Report" (Rhys on a 1:1 Swiss 4000ers course)
As promised, we now set out below a full expedition report
of the Williams-Velic exploration of wildest, most savage
Switzerland. We trod where no walrus has trodden before. And,
we wager, where no walrus will tread again.
Given that our expedition was one of unexplored lands, there
were no local guides to assist us on our intrepid path. Instead,
we appointed a guide from Slovakia, on the basis that Slovakia
and Switzerland both start with an "S". We chose
Slovakia because, like Switzerland, it has mountains, and
we were unable to find a guide from Swaziland.
On 17 July, we set off to climb Weissmeis, a mountain of 3167m
according to my trusty altimeter. Our guide, Monsieur Velic,
forgot to bring any mountaineering boots, leading some to
wonder whether or not he had actually climbed any mountains
in the past. We hired some boots for M. Velic, however, after
which he performed admirably. Our own lead climber, Monsieur
Williams, demonstrated a range of his most noted technical
skills in the high mountains, with some much-admired dry heaving
before he finally produced some of the contents of his stomach.
We camped that night in the enchanting hamlet of Zermatt (altitude
3167m) and set off the next day in order to climb the fearsome
Breithorn Half Traverse (3167m). In order to set ourselves
apart from our guide, and to emphasize the seriousness of
the undertaking, we decided to climb in full evening dress.
Our decision to start each day fashionably late was already
beginning to produce tremendous benefits, as we had the mountains
pretty much to ourselves, although the resulting melted snow
made the climbing somewhat challenging and the dash back to
catch the final cable car led to at least half the team (M.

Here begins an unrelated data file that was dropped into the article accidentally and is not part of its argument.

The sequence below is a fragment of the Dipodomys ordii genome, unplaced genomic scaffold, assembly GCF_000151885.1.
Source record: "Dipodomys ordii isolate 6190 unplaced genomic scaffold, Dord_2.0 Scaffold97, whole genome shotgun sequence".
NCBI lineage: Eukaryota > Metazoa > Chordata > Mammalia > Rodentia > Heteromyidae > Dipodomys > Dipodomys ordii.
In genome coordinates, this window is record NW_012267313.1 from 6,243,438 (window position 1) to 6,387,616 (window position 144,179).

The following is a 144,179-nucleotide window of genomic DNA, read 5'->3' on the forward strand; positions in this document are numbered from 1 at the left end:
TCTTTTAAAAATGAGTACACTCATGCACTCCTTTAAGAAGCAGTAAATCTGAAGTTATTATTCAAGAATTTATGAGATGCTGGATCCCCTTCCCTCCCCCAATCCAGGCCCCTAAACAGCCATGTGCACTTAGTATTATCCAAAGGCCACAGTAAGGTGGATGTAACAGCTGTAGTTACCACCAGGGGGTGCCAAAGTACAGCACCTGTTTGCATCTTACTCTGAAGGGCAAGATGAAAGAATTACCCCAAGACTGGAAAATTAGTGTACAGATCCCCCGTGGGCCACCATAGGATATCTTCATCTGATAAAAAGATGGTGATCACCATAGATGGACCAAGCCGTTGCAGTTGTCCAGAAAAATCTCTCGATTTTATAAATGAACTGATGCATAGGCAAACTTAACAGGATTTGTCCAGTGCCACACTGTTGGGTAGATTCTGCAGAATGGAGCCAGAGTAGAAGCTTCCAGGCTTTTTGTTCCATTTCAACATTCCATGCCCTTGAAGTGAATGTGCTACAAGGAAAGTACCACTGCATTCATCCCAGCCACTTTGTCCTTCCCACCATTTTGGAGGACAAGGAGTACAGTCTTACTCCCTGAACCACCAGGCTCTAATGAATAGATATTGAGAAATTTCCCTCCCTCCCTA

Williams) throwing up again.
On 19 July, we made the first ascent of a new route up the
Riffelhorn (3167m), the highest mountain in the region, if
our calculations are correct. A lot of nonsense has been written
about the difficulty of some of the climbs on this fine mountain.
We, however, were able to find a route that is not listed
in any of the guidebooks. To the uninitiated, it might appear
that the route was almost a staircase with barely the need
to use one's hands, but that merely reflects the balance,
poise, and technique of our climbers. To make something so
difficult look so easy is high art indeed. We named the route
"The Williams-Velic Directissimo" and gave it a
grade of 5.39++, although we seriously doubt that anyone else
will ever attempt it. Life is simply too precious.
On 20 July, we climbed the previously unclimbed (so far as
we could tell, other than the other people on the summit)
Allalinhorn (3167m). By this stage in the expedition, many
members of the team were actually becoming acclimatised, thus
reducing the number of comedy stops, falls and heaves. This
was generally agreed to be a shameful day for everyone, and
we had little option but to terminate the expedition immediately.
We would like to record our thanks to our numerous supporters
and sponsors, including the ladies of Madame Fifi's Massage
Parlour for their enthusiastic hands-on support, and Icy-Cold
Mountain Beering, for recommending M. Velic to us in the first
Now that we have made the initial explorations into this untamed
land, we have no doubt that others, less brave perhaps, but
no less admirable in their own way, will follow. We confidently
predict that other mountains in this range will soon be climbed.
We humbly trust that posterity will view our small undertaking
with undiluted praise and exaggerated honour..